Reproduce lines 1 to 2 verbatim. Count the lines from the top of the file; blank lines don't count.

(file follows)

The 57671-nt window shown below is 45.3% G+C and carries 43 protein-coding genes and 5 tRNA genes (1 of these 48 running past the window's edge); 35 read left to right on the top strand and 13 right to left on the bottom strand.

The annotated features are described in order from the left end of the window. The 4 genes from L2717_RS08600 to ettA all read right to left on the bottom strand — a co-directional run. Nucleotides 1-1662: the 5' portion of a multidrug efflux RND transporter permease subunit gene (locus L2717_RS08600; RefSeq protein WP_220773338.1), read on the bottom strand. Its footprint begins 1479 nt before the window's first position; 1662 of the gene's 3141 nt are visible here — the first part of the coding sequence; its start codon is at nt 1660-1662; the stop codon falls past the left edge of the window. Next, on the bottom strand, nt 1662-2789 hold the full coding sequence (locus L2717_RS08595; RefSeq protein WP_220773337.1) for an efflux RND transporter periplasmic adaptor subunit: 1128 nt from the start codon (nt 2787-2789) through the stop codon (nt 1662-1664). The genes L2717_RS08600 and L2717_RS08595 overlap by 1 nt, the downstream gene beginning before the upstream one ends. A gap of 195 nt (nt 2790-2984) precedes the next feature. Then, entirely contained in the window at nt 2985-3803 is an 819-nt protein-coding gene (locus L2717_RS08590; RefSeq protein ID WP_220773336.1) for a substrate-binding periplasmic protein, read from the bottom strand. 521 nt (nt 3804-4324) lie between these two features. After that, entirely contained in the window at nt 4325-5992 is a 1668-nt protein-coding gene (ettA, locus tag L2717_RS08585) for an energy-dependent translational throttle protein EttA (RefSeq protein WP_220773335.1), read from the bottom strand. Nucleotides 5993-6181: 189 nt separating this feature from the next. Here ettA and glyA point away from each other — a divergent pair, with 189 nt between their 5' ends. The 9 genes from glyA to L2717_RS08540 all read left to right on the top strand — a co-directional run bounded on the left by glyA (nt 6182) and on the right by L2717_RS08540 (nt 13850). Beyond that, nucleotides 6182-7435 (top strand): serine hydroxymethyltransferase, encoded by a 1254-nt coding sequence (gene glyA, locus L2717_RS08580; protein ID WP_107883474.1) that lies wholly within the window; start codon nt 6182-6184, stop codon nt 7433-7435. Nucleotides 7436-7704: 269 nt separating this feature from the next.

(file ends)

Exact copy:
The 57671-nt window shown below is 45.3% G+C and carries 43 protein-coding genes and 5 tRNA genes (1 of these 48 running past the window's edge); 35 read left to right on the top strand and 13 right to left on the bottom strand.

The annotated features are described in order from the left end of the window. The 4 genes from L2717_RS08600 to ettA all read right to left on the bottom strand — a co-directional run. Nucleotides 1-1662: the 5' portion of a multidrug efflux RND transporter permease subunit gene (locus L2717_RS08600; RefSeq protein WP_220773338.1), read on the bottom strand. Its footprint begins 1479 nt before the window's first position; 1662 of the gene's 3141 nt are visible here — the first part of the coding sequence; its start codon is at nt 1660-1662; the stop codon falls past the left edge of the window. Next, on the bottom strand, nt 1662-2789 hold the full coding sequence (locus L2717_RS08595; RefSeq protein WP_220773337.1) for an efflux RND transporter periplasmic adaptor subunit: 1128 nt from the start codon (nt 2787-2789) through the stop codon (nt 1662-1664). The genes L2717_RS08600 and L2717_RS08595 overlap by 1 nt, the downstream gene beginning before the upstream one ends. A gap of 195 nt (nt 2790-2984) precedes the next feature. Then, entirely contained in the window at nt 2985-3803 is an 819-nt protein-coding gene (locus L2717_RS08590; RefSeq protein ID WP_220773336.1) for a substrate-binding periplasmic protein, read from the bottom strand. 521 nt (nt 3804-4324) lie between these two features. After that, entirely contained in the window at nt 4325-5992 is a 1668-nt protein-coding gene (ettA, locus tag L2717_RS08585) for an energy-dependent translational throttle protein EttA (RefSeq protein WP_220773335.1), read from the bottom strand. Nucleotides 5993-6181: 189 nt separating this feature from the next. Here ettA and glyA point away from each other — a divergent pair, with 189 nt between their 5' ends. The 9 genes from glyA to L2717_RS08540 all read left to right on the top strand — a co-directional run bounded on the left by glyA (nt 6182) and on the right by L2717_RS08540 (nt 13850). Beyond that, nucleotides 6182-7435 (top strand): serine hydroxymethyltransferase, encoded by a 1254-nt coding sequence (gene glyA, locus L2717_RS08580; protein ID WP_107883474.1) that lies wholly within the window; start codon nt 6182-6184, stop codon nt 7433-7435. Nucleotides 7436-7704: 269 nt separating this feature from the next.